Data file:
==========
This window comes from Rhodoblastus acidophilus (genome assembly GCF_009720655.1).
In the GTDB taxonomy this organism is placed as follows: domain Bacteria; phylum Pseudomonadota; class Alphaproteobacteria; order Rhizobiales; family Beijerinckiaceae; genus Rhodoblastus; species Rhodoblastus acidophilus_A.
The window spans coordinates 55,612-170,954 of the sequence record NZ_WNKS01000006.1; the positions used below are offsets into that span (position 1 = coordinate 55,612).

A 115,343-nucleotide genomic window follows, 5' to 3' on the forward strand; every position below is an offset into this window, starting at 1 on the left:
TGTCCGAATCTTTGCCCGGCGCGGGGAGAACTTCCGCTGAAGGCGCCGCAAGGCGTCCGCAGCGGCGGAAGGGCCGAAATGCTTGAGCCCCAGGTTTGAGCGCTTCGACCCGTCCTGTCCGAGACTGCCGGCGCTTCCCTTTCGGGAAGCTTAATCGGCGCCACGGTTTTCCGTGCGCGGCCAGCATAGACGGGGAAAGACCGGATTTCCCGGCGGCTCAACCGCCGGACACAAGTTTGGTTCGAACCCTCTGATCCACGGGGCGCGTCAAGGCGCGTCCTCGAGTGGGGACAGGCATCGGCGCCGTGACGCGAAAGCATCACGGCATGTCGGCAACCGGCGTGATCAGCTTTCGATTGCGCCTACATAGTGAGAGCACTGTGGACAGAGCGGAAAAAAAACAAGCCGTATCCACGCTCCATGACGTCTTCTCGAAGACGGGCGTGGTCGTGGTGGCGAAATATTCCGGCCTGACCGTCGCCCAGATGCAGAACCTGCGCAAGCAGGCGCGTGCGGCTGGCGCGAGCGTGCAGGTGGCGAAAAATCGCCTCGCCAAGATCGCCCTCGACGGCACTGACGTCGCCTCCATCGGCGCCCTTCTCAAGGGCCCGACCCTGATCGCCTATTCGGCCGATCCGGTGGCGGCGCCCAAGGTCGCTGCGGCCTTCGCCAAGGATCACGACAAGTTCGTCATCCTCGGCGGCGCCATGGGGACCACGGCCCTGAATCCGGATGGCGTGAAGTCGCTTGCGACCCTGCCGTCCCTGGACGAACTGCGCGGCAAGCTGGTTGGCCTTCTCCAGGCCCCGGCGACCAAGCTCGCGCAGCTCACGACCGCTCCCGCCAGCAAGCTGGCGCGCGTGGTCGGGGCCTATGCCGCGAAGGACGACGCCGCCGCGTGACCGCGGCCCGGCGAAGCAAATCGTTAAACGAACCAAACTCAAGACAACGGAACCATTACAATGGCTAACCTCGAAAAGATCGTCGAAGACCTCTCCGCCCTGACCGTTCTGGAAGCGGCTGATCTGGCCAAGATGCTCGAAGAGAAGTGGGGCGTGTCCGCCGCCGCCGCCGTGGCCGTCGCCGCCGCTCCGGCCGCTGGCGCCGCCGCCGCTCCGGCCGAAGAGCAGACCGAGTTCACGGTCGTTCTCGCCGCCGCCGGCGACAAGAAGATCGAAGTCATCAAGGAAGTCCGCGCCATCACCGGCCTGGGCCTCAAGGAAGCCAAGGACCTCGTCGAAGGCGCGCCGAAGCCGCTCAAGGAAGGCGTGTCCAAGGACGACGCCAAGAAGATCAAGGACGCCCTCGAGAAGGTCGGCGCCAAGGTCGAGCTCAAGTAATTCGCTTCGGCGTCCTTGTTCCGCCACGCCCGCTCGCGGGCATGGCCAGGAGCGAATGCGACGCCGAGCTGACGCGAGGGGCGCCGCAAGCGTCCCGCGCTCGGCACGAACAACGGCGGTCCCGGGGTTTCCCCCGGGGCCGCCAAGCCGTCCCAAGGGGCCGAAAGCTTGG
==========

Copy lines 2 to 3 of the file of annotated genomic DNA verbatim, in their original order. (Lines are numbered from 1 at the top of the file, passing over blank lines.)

In the GTDB taxonomy this organism is placed as follows: domain Bacteria; phylum Pseudomonadota; class Alphaproteobacteria; order Rhizobiales; family Beijerinckiaceae; genus Rhodoblastus; species Rhodoblastus acidophilus_A.
The window spans coordinates 55,612-170,954 of the sequence record NZ_WNKS01000006.1; the positions used below are offsets into that span (position 1 = coordinate 55,612).